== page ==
Exploring the achievements of the greatest figures of the 20th century. Lily Cole looks at Pablo Picasso, Virginia Woolf, Alfred Hitchcock and Andy Warhol.
This episode sees actress Lily Cole examine four of the 20th century's greatest artists and writers. Lily explores the lives of Pablo Picasso, Virginia Woolf, Alfred Hitchcock and Andy Warhol - finding out what inspired their most celebrated works, and why they still resonate today.
In the 20th century, history unfolded at a rate humanity could barely keep up with. Wars industrialised killing, science radically altered the way we live, and rampant consumerism and mass media swept across the planet. Helping us process these seismic shifts were a group of complex, sometimes dark geniuses: our artists and writers. Art had for a long time belonged largely to the elite, but in the 20th century it burst out of its gilt frame and into every aspect of our lives. These four icons each revolutionised their artform, unafraid to break with generations of convention. They sought to both reflect and change their times. Whether they were shining a light on the most brutal episodes of war, or holding up a mirror to the darkest aspects of post-war society, these four greats were unafraid to create bold and sometimes challenging work - work which forced society to take a long, hard look at itself.
Cofounder of the Cubist movement, Pablo Picasso possessed extraordinary talent from an early age. He could have had a brilliant career as a traditional artist but he chose instead to rip up the artistic rule book, creating defiantly sensual and provocative pieces, and one of the most powerful and enduring images of conflict that the world has ever seen.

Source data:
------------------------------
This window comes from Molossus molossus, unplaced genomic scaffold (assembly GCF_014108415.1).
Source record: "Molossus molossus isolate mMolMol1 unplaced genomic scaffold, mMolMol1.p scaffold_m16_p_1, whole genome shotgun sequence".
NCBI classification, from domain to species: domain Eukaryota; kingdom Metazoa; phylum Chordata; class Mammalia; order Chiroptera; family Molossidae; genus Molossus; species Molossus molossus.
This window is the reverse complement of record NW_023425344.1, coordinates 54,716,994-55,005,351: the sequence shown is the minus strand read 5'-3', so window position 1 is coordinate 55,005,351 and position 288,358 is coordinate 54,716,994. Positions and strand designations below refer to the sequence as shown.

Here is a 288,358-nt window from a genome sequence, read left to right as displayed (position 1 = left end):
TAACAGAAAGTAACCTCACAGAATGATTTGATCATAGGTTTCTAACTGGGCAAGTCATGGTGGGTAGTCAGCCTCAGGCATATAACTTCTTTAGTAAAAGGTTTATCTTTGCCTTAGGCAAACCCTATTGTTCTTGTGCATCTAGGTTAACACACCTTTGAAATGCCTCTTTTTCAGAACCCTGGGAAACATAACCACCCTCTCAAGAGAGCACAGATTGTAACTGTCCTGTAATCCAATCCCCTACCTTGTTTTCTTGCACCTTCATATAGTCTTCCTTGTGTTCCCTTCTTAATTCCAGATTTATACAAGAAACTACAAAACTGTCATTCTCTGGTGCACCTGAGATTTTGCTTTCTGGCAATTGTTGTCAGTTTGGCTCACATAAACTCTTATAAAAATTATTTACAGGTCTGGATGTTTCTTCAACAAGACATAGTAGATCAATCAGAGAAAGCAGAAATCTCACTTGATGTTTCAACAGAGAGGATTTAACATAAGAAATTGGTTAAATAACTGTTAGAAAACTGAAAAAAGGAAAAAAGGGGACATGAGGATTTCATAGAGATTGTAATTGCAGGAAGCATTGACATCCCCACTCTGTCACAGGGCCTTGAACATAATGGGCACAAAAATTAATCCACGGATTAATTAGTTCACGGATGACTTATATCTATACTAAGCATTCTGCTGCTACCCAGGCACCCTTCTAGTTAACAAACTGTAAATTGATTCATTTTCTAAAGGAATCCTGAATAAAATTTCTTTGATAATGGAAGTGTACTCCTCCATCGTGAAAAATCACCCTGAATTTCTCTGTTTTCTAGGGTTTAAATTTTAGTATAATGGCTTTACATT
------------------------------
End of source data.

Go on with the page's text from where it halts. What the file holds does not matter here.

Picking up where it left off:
Feminist, pacifist and trailblazer Virginia Woolf subverted expectations, both professionally and personally. She broke new ground in literature, was unafraid to write about mental health, and issued a rallying cry for artistic equality on behalf of women everywhere.
Nicknamed the master of suspense, Hitchcock's career spanned six decades, and he was behind some of the most famous moments in cinema. Not only was Hitchcock a prodigious film-maker but he was a pioneer of the industry, transforming the role of film director into that of an artist. His groundbreaking visual and storytelling techniques are ubiquitous in film today.
In an age of postwar prosperity, Andy Warhol's work - which explored consumerism and mass production - was so revolutionary that while some thought he had redefined art, others believed he had broken it. He turned the everyday into works of art, and began documenting every aspect of life decades before the selfie-obsessed culture we live in today.
At the end of the programme, the public vote for the greatest artist or writer of the century, who, along with the finalists from the other categories, will be put through to the live final at the end of the series.
Timings (where shown) are from the start of the programme in hours and minutes